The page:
I can’t replicate the subjective quality of being myself — not even to myself! What is it like to be me? I seriously do know how to even begin answering that question for myself, much less another person or another species. So what good is the question, if it’s not clear what it means and what a satisfactory answer would be?

  36. 36
    aaronbaker

    So what good is the question, if it’s not clear what it means and what a satisfactory answer would be?

    Well, like all other philosophical questions (which, in the modern usage of “philosophy,” seem always to be questions without satisfactory answers), it reminds us of the limitations of our knowledge. E.g. Socrates: I’m wise because I know I don’t know jack. I’m inclined to think that if philosophy has any practical value at all, it consists in letting us in on what’s problematic and why.

  37. 37
    consciousness razor

    Well, like all other philosophical questions (which, in the modern usage of “philosophy,” seem always to be questions without satisfactory answers), it reminds us of the limitations of our knowledge.

    Bullshit. That’s not all it’s meant to do.

    I should probably just ignore the claim that applies to “all other” philosophical questions. It’s more like “why is there something rather than nothing?” or “why did the chicken cross the road?”

    E.g. Socrates: I’m wise because I know I don’t know jack.

    Not “because.” Eh…. This is pointless.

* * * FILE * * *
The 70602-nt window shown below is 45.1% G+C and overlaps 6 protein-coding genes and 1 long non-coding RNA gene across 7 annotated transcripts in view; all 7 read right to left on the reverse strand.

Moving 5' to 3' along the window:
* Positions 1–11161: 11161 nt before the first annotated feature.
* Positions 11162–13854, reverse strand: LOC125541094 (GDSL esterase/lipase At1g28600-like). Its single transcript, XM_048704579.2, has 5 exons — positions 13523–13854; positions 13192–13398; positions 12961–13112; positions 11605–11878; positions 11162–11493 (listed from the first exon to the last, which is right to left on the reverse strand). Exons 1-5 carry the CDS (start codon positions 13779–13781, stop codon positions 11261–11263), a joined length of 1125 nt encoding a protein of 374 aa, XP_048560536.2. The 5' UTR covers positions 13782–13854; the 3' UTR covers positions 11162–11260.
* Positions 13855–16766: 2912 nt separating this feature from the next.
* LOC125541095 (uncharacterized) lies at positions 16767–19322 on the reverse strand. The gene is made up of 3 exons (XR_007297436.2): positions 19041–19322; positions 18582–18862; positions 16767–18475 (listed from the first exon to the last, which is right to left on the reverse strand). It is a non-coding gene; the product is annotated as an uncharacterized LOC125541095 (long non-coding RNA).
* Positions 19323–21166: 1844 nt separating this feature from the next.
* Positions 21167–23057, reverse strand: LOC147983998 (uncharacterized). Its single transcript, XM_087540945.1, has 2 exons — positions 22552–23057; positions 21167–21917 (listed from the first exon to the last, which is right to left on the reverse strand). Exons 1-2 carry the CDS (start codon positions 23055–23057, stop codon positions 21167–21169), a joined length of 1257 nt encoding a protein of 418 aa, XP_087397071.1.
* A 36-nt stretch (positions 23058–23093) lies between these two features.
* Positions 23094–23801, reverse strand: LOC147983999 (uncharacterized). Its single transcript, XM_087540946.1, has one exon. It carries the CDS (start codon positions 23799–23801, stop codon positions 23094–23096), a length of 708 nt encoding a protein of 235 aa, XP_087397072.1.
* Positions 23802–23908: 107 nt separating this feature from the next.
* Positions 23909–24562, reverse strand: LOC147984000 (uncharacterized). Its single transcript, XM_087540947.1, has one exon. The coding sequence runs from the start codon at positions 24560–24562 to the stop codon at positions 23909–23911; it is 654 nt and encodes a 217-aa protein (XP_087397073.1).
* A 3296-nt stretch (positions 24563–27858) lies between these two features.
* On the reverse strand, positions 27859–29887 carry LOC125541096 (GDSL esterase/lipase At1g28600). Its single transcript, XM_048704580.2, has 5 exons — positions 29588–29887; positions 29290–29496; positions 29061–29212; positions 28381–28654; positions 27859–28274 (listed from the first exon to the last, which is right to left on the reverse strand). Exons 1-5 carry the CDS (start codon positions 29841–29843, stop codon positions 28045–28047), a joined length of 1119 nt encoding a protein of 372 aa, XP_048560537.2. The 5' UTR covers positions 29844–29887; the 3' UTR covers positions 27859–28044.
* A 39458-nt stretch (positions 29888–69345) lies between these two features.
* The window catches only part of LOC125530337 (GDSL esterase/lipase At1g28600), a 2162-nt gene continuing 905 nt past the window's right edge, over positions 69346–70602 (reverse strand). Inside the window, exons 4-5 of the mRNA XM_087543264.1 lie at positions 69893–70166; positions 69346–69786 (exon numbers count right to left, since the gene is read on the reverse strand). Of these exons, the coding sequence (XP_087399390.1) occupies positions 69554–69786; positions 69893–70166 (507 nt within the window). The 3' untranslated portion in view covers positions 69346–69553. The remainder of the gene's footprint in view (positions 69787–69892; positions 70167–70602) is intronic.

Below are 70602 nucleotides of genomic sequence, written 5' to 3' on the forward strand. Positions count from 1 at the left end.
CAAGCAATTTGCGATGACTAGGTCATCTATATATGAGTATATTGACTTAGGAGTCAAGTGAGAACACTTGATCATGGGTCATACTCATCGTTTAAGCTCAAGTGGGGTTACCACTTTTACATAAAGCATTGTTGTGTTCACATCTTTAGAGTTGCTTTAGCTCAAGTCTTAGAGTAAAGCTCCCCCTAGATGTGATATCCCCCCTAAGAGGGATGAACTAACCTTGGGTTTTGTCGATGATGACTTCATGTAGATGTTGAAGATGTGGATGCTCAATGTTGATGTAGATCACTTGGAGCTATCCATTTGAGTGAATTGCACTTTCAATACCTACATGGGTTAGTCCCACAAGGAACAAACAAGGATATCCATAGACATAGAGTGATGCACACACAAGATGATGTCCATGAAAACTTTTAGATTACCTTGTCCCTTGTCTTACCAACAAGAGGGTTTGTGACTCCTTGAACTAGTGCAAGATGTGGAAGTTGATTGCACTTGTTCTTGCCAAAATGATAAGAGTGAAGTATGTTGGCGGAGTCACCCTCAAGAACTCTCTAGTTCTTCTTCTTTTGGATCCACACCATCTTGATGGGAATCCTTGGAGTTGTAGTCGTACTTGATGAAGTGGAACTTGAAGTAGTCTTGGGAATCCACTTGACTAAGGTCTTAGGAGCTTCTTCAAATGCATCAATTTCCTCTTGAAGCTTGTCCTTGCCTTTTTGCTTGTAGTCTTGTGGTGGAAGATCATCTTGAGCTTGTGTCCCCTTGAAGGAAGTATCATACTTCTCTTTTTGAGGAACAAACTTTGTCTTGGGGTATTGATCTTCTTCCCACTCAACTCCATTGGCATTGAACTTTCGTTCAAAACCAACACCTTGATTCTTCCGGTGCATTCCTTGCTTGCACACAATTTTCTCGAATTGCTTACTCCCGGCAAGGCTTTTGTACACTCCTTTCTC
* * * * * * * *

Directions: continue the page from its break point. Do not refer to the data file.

I’m inclined to think that if philosophy has any practical value at all, it consists in letting us in on what’s problematic and why.

    Sure, but in this case, it apparently doesn’t help. What is problematic and why?

  38. 38
    jj1800

    “I don’t know, therefore the least probable explanation” OR “Am I just off my nut?”

    Ah yes, the hard problem of consciousness. Although philosophers, psychologists, and neuroscience professionals have yet to come up a single definition of consciousness that they all can agree on, there is still enough overlap in their definitions that point to a common thread; it always involves a material brain with neurons and synapses. Humans, chimps, bonobos, porpoises, crows (draw the line wherever you like) all have this one thing in common; a material brain with neurons and synapses. In the human brain (I believe from the last paper I read), I think, has more than a billion neurons and more than a trillion possible synapses that they can fire between.